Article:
Very new to keeping sheep!

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4 years 2 weeks ago #540404 by CarolynNZ
Hi everyone - we have a very small flock of Arapawa sheep made up of 1 ram, 4 ewes and 2 surprise lambs. We are hoping that our ram has done his job and our ewes are now pregnant. We are also hoping that our ewes know what to do (2 of them must do!) as we are very much feeling our way! Any help or suggestions always welcome!

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4 years 1 week ago #540414 by 16 Paws
Replied by 16 Paws on topic Very new to keeping sheep!
Hi Carolyn, and I hope you enjoy your sheep as much as I do. I too, knew nothing when we moved to our block. The Lifestyle articles on this site were really valuable starting points, but also see if neighbours can be helpful. The best advice I think I could offer, is to spend time each day with your sheep. Get to know them and how they behave. Then you will pick up what’s going wrong quicker. Hopefully in enough time to find help or answers. They are lovely animals.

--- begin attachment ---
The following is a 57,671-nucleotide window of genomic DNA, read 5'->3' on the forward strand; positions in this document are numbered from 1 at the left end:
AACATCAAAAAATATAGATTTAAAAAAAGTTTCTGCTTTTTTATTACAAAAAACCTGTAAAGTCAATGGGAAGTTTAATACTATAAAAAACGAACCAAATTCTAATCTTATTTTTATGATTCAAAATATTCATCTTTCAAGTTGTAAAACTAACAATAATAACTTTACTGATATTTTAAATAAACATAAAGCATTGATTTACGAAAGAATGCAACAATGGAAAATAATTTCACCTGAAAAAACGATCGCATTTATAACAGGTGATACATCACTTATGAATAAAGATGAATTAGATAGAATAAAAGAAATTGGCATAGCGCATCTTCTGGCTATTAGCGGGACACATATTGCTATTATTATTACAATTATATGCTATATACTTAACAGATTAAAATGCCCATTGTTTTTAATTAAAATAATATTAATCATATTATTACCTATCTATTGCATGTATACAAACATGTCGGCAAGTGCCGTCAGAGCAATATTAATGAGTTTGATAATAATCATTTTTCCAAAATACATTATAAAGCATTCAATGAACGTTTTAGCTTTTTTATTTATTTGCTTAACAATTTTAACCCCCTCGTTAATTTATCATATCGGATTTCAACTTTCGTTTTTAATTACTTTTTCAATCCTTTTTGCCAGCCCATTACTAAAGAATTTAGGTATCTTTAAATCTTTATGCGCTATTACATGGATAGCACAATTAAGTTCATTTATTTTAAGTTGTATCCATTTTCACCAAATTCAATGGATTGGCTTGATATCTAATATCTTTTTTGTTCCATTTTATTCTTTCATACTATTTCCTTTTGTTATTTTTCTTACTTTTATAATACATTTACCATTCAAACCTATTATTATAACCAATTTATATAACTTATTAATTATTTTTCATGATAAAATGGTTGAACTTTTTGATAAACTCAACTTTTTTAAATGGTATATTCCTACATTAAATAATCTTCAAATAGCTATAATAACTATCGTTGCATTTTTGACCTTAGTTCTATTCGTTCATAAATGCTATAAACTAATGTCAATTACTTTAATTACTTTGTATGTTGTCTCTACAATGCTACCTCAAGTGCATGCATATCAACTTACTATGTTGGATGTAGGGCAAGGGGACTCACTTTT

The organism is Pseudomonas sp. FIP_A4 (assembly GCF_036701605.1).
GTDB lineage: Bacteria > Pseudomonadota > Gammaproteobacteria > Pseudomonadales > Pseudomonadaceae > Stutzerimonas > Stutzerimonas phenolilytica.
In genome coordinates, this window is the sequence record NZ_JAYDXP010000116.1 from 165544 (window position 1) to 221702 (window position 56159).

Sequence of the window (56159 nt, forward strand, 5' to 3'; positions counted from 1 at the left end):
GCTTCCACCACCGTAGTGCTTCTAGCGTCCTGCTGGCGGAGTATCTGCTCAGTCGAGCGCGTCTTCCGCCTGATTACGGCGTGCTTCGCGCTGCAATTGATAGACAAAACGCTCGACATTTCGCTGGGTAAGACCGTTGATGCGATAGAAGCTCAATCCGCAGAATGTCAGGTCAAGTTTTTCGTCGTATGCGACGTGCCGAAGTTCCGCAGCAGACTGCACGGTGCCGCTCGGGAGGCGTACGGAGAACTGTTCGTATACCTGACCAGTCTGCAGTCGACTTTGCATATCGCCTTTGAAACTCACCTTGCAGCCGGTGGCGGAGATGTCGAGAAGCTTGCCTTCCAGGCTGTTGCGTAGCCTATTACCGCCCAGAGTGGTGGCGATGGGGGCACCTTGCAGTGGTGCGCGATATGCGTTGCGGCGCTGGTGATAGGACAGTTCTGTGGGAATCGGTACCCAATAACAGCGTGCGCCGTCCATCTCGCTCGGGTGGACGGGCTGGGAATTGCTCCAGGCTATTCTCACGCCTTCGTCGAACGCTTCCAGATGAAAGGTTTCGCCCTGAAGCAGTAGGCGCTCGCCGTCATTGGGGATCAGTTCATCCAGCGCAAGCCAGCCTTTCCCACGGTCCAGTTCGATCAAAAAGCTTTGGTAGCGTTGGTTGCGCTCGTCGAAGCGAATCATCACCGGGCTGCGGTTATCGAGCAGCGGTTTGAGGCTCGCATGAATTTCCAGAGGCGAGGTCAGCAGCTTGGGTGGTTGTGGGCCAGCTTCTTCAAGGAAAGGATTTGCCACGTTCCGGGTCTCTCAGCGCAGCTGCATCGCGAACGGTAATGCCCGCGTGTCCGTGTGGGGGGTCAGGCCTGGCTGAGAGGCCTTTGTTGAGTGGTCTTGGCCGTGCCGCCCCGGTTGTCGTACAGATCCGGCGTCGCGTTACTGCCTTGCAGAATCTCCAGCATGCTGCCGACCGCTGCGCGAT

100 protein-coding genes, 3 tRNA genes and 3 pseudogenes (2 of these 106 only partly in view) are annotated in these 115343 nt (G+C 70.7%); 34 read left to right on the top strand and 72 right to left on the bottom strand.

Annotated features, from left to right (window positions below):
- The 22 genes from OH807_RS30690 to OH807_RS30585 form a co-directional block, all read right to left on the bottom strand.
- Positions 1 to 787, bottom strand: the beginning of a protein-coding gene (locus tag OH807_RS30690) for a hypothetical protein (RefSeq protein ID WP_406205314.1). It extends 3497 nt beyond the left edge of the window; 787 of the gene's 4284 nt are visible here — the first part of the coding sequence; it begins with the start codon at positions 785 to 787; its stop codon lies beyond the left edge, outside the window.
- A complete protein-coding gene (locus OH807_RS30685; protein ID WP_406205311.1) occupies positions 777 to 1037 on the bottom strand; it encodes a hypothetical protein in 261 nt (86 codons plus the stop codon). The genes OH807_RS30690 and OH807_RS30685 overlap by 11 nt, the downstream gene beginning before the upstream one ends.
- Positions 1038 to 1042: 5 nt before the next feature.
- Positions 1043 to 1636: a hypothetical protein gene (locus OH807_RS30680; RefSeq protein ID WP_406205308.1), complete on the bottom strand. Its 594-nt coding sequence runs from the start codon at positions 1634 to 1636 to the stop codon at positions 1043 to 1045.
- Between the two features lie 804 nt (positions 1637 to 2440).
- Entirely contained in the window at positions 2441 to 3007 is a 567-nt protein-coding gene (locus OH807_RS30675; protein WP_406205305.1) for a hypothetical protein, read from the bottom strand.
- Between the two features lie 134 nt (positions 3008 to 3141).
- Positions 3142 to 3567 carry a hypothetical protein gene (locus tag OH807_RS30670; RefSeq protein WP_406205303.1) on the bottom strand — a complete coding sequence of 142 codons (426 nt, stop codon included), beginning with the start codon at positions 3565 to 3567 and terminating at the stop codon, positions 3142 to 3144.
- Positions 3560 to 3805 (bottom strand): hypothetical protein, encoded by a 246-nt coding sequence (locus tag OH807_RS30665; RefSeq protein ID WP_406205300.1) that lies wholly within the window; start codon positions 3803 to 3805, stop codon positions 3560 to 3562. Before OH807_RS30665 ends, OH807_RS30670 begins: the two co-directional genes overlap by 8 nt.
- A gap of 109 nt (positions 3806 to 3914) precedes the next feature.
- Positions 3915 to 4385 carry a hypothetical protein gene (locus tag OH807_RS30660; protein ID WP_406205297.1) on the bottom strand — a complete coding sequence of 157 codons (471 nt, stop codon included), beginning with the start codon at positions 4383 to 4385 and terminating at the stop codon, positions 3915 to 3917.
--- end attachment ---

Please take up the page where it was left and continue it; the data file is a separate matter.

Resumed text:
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4 years 1 week ago #540416 by CarolynNZ
Thank you for your reply. We do indeed spend a lot of time with the sheep and have got to know their characters - they are all different. We are pretty sure that one of them is very close to lambing so are waiting anxiously for the new arrival. The mum is mum to one of the ‘surprise’ lambs who arrived last winter. She was obviously preganant when we got her and we had no idea she had been anywhere near a ram! Hence the surprise. We are hoping that second time around she can cope as well as the first. Will let you all know if and when!

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4 years 1 week ago #540421 by Ronney